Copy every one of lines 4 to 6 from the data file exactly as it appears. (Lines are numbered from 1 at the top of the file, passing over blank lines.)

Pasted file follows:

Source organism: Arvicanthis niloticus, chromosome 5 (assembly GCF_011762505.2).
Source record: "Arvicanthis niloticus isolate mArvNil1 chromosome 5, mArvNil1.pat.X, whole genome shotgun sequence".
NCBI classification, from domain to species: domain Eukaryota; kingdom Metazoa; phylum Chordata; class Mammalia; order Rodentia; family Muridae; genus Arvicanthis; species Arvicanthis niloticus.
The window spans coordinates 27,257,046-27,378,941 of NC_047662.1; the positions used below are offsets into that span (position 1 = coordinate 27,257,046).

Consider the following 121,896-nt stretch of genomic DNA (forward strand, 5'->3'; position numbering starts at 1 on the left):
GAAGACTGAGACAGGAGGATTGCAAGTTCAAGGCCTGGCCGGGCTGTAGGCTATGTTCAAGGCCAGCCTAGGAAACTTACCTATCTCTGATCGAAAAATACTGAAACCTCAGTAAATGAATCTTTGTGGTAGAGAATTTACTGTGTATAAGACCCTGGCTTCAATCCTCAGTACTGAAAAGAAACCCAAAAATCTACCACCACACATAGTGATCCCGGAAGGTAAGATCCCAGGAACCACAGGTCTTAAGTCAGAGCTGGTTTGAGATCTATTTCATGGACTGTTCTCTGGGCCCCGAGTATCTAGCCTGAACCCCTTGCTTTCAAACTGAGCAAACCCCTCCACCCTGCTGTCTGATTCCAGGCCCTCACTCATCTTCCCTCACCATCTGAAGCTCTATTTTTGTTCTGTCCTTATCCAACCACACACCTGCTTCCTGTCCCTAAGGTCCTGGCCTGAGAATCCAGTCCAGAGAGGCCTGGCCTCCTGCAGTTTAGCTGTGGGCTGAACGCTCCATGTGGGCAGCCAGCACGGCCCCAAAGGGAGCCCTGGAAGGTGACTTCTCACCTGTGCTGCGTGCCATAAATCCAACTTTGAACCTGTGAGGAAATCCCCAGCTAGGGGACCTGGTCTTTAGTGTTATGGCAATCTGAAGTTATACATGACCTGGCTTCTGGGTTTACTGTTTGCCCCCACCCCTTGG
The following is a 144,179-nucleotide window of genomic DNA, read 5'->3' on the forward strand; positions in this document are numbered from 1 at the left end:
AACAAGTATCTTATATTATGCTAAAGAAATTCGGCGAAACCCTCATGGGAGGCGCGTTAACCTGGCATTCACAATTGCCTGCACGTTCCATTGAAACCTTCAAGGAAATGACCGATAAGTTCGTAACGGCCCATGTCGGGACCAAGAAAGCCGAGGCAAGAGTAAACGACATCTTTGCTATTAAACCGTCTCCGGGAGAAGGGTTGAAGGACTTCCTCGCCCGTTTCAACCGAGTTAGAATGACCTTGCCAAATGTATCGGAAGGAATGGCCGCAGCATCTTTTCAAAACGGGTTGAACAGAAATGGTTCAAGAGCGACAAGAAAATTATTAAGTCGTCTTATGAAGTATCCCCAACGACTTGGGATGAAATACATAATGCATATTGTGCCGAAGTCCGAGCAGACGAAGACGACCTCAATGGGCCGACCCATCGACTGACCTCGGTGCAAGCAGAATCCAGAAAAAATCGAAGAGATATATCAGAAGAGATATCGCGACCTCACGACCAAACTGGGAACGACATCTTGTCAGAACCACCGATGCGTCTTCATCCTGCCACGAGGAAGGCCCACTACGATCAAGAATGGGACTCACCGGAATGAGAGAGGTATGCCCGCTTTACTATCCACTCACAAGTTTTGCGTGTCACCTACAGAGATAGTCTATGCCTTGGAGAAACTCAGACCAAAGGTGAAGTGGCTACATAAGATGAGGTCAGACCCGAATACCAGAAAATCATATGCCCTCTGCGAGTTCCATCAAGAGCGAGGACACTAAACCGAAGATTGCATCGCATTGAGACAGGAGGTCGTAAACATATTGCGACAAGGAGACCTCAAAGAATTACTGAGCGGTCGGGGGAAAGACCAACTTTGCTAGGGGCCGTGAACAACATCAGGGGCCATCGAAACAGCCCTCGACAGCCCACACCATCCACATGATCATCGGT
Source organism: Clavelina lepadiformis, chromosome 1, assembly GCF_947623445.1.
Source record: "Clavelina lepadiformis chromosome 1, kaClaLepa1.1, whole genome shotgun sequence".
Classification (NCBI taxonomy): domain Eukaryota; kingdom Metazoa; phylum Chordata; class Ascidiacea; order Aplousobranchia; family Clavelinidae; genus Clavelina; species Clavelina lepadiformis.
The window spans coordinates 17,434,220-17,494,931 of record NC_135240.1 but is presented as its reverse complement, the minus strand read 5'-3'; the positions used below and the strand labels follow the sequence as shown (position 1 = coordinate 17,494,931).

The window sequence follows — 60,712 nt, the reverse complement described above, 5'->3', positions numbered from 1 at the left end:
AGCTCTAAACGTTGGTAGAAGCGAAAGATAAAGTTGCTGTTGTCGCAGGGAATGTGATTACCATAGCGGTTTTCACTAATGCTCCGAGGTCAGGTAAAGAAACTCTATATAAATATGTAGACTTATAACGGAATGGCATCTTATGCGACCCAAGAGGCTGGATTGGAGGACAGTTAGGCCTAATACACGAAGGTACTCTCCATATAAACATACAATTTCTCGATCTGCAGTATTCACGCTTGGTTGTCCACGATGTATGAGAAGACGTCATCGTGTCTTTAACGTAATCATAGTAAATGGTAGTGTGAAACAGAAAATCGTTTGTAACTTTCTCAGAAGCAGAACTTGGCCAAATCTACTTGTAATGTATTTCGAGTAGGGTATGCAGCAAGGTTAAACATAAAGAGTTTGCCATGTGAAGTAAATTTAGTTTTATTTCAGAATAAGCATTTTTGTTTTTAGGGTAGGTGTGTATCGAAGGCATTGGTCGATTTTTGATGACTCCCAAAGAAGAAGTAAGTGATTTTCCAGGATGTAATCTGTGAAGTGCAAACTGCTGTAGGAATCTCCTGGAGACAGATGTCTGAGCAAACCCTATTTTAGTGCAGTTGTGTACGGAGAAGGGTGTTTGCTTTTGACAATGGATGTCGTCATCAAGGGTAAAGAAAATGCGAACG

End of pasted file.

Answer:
The window spans coordinates 27,257,046-27,378,941 of NC_047662.1; the positions used below are offsets into that span (position 1 = coordinate 27,257,046).

Consider the following 121,896-nt stretch of genomic DNA (forward strand, 5'->3'; position numbering starts at 1 on the left):
GAAGACTGAGACAGGAGGATTGCAAGTTCAAGGCCTGGCCGGGCTGTAGGCTATGTTCAAGGCCAGCCTAGGAAACTTACCTATCTCTGATCGAAAAATACTGAAACCTCAGTAAATGAATCTTTGTGGTAGAGAATTTACTGTGTATAAGACCCTGGCTTCAATCCTCAGTACTGAAAAGAAACCCAAAAATCTACCACCACACATAGTGATCCCGGAAGGTAAGATCCCAGGAACCACAGGTCTTAAGTCAGAGCTGGTTTGAGATCTATTTCATGGACTGTTCTCTGGGCCCCGAGTATCTAGCCTGAACCCCTTGCTTTCAAACTGAGCAAACCCCTCCACCCTGCTGTCTGATTCCAGGCCCTCACTCATCTTCCCTCACCATCTGAAGCTCTATTTTTGTTCTGTCCTTATCCAACCACACACCTGCTTCCTGTCCCTAAGGTCCTGGCCTGAGAATCCAGTCCAGAGAGGCCTGGCCTCCTGCAGTTTAGCTGTGGGCTGAACGCTCCATGTGGGCAGCCAGCACGGCCCCAAAGGGAGCCCTGGAAGGTGACTTCTCACCTGTGCTGCGTGCCATAAATCCAACTTTGAACCTGTGAGGAAATCCCCAGCTAGGGGACCTGGTCTTTAGTGTTATGGCAATCTGAAGTTATACATGACCTGGCTTCTGGGTTTACTGTTTGCCCCCACCCCTTGG